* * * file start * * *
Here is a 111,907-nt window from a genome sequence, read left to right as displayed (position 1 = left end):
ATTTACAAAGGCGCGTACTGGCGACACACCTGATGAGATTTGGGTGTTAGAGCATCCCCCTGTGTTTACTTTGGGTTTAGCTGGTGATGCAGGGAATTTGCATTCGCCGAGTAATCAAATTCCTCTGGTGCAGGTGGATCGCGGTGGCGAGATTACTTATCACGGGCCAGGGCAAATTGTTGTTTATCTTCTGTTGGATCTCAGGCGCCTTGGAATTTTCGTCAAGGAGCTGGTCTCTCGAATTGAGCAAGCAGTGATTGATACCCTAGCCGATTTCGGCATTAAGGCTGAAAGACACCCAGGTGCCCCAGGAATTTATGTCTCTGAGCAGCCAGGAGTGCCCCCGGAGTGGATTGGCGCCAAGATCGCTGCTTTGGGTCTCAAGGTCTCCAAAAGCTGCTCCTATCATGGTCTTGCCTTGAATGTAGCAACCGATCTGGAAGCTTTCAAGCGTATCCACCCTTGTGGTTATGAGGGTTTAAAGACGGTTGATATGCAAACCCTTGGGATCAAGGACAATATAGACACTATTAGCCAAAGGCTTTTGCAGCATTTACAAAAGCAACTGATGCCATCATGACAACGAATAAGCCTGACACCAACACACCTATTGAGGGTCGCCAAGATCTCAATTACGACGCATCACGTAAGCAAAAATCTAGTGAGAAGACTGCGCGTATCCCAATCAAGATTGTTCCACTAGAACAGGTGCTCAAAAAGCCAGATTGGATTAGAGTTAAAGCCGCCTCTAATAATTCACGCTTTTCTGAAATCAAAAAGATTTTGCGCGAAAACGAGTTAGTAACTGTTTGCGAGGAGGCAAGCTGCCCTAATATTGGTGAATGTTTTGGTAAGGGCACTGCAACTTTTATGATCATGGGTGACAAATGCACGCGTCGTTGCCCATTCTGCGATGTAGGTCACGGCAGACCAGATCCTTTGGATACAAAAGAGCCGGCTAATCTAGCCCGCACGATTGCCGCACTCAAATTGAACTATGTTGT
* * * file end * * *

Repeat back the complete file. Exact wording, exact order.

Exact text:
Here is a 111,907-nt window from a genome sequence, read left to right as displayed (position 1 = left end):
ATTTACAAAGGCGCGTACTGGCGACACACCTGATGAGATTTGGGTGTTAGAGCATCCCCCTGTGTTTACTTTGGGTTTAGCTGGTGATGCAGGGAATTTGCATTCGCCGAGTAATCAAATTCCTCTGGTGCAGGTGGATCGCGGTGGCGAGATTACTTATCACGGGCCAGGGCAAATTGTTGTTTATCTTCTGTTGGATCTCAGGCGCCTTGGAATTTTCGTCAAGGAGCTGGTCTCTCGAATTGAGCAAGCAGTGATTGATACCCTAGCCGATTTCGGCATTAAGGCTGAAAGACACCCAGGTGCCCCAGGAATTTATGTCTCTGAGCAGCCAGGAGTGCCCCCGGAGTGGATTGGCGCCAAGATCGCTGCTTTGGGTCTCAAGGTCTCCAAAAGCTGCTCCTATCATGGTCTTGCCTTGAATGTAGCAACCGATCTGGAAGCTTTCAAGCGTATCCACCCTTGTGGTTATGAGGGTTTAAAGACGGTTGATATGCAAACCCTTGGGATCAAGGACAATATAGACACTATTAGCCAAAGGCTTTTGCAGCATTTACAAAAGCAACTGATGCCATCATGACAACGAATAAGCCTGACACCAACACACCTATTGAGGGTCGCCAAGATCTCAATTACGACGCATCACGTAAGCAAAAATCTAGTGAGAAGACTGCGCGTATCCCAATCAAGATTGTTCCACTAGAACAGGTGCTCAAAAAGCCAGATTGGATTAGAGTTAAAGCCGCCTCTAATAATTCACGCTTTTCTGAAATCAAAAAGATTTTGCGCGAAAACGAGTTAGTAACTGTTTGCGAGGAGGCAAGCTGCCCTAATATTGGTGAATGTTTTGGTAAGGGCACTGCAACTTTTATGATCATGGGTGACAAATGCACGCGTCGTTGCCCATTCTGCGATGTAGGTCACGGCAGACCAGATCCTTTGGATACAAAAGAGCCGGCTAATCTAGCCCGCACGATTGCCGCACTCAAATTGAACTATGTTGT